17. 17. <ul><li>The manager administers; the leader innovates.
  18. 18. The manager maintains; the leader develops.
  19. 19. The manager accepts reality; the leader investigates it.
  20. 20. The manager focuses on systems and structures; the leader focuses on people.
  21. 21. The manager relies on control; the leader inspires trust.
  22. 22. The manager has a short-range view; the leader has a long-range perspective.
  23. 23. The manager asks how and when; the leader asks what and why.
  24. 24. The manager has his or her eye always on the bottom line; the leader has his or her eye on the horizon.
  25. 25. The manager imitates; the leader originates.
  26. 26. The manager accepts the status quo; the leader challenges it.
  27. 27. The manager is the classic good soldier; the leader is his or her own person.</li></li></ul><li>Leadership Traits<br />Intelligence<br />More intelligent than non-leaders<br />Scholarship<br />Knowledge<br />Being able to get things done<br />Physical<br />Doesn’t seem to be correlated<br />Personality <br />Verbal facility <br />Honesty <br />Initiative<br />Aggressive<br />Self-confident<br />Ambitious<br />Originality<br />Sociability<br />Adaptability <br />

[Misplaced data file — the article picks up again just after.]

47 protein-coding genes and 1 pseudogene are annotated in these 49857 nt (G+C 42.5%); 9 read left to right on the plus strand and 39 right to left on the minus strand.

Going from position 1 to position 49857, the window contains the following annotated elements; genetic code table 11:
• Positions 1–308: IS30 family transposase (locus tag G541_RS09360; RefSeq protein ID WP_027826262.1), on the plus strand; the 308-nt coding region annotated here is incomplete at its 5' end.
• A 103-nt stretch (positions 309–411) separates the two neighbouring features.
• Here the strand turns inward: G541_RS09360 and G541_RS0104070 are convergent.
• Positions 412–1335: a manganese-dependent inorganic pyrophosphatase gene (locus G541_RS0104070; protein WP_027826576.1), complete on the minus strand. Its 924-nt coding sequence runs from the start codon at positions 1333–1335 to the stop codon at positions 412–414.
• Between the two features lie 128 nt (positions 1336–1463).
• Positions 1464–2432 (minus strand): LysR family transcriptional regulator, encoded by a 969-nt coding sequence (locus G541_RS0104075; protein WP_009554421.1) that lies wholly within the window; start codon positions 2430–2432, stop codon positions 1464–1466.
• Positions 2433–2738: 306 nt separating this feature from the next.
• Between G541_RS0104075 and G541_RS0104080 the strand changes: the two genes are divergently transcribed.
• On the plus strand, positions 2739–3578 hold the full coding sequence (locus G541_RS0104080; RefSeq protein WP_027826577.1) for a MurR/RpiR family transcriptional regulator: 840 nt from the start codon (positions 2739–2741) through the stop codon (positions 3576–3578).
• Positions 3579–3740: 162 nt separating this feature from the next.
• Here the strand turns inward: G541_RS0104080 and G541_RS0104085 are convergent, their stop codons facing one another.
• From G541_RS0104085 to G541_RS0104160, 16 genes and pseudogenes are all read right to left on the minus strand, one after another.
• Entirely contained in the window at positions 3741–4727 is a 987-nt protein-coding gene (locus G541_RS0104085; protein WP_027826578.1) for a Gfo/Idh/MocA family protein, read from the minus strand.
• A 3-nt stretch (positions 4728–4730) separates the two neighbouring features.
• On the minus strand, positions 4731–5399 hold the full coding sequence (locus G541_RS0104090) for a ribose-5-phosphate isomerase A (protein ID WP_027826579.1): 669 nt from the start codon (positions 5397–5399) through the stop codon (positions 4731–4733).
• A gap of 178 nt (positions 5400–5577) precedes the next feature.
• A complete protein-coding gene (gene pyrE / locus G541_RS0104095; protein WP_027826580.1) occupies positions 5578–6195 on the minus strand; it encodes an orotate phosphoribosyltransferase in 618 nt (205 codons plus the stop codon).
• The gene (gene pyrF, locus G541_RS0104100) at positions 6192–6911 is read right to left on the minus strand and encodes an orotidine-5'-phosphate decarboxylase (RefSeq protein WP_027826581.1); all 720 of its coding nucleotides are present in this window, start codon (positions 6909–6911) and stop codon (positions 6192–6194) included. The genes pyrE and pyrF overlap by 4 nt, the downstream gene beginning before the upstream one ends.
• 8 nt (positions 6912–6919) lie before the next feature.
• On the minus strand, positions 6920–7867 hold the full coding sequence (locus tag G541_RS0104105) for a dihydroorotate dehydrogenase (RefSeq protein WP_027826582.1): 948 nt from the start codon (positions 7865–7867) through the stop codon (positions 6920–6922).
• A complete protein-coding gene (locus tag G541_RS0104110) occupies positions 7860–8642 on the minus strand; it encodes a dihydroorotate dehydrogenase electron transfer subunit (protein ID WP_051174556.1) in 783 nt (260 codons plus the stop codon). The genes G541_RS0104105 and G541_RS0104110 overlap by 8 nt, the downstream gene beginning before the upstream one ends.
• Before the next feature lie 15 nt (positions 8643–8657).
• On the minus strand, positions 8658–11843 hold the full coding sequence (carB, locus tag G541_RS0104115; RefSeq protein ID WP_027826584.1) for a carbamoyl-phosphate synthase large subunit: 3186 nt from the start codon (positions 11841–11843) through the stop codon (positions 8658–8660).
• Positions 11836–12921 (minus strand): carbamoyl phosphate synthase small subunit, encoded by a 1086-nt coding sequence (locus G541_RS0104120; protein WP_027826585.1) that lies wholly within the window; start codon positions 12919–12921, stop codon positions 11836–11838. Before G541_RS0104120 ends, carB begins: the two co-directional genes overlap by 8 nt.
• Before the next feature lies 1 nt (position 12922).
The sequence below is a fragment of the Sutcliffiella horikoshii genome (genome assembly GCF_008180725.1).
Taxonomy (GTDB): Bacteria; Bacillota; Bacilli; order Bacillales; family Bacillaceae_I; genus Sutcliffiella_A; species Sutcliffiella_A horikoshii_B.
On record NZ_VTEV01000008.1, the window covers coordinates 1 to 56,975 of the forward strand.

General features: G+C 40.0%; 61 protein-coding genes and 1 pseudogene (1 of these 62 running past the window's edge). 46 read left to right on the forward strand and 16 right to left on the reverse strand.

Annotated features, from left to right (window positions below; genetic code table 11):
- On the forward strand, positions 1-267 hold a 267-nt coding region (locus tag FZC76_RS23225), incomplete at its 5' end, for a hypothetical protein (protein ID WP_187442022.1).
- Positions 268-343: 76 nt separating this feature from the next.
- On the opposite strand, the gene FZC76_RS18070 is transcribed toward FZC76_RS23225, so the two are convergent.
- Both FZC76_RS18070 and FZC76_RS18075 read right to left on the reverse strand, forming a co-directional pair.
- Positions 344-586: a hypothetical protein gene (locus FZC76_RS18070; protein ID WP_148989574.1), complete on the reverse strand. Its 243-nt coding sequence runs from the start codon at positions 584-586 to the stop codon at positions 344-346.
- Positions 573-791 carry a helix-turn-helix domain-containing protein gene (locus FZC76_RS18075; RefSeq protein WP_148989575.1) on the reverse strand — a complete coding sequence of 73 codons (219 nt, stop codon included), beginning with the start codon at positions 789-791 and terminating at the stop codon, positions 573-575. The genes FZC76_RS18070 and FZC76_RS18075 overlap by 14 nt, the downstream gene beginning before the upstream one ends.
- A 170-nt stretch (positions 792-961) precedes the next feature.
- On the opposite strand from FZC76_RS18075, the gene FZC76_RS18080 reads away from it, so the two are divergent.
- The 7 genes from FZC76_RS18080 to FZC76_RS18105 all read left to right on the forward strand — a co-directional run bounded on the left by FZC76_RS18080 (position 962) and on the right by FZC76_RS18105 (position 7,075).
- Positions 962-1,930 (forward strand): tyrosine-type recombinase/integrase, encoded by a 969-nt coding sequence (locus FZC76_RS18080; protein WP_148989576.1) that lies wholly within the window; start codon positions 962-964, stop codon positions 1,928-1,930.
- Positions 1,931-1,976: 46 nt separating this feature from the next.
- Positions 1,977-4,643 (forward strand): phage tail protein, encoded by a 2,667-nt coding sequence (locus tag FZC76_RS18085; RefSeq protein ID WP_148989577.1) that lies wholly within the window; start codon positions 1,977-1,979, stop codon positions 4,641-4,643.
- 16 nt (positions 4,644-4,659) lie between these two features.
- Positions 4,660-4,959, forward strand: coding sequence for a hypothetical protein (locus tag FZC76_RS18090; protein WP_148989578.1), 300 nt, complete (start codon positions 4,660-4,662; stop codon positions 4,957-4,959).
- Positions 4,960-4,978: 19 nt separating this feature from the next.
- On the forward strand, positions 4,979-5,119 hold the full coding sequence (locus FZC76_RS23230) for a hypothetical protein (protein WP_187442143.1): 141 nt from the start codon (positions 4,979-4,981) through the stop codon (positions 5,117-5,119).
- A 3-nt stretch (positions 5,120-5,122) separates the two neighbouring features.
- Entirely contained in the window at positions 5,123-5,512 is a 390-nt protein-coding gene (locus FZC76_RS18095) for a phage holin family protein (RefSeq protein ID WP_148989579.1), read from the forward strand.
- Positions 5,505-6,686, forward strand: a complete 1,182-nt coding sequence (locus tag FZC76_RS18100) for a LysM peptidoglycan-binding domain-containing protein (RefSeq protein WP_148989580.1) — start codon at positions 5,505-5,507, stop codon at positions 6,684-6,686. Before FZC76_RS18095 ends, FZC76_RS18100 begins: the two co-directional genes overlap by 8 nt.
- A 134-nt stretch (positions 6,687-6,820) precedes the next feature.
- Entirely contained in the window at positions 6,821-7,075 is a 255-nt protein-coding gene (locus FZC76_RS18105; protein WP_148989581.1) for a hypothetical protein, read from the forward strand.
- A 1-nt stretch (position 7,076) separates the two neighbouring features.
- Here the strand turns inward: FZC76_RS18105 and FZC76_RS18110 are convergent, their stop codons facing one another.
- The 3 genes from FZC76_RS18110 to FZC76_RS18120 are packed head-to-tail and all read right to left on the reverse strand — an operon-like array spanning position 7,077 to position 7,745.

28. 28. Leadership styles<br />Autocratic:<br /><ul><li> Leader makes decisions without reference to anyone else
  29. 29. High degree of dependency on the leader
  30. 30. Can create de-motivation and alienation of staff
  31. 31. May be valuable in some types of business where decisions need to be made quickly and decisively</li></li></ul><li>Democratic:<br />Encourages decision making from different perspectives – leadership may be emphasised throughout the organisation<br />Consultative: process of consultation before decisions are taken<br />Persuasive: Leader takes decision and seeks to persuade others that the decision is correct<br />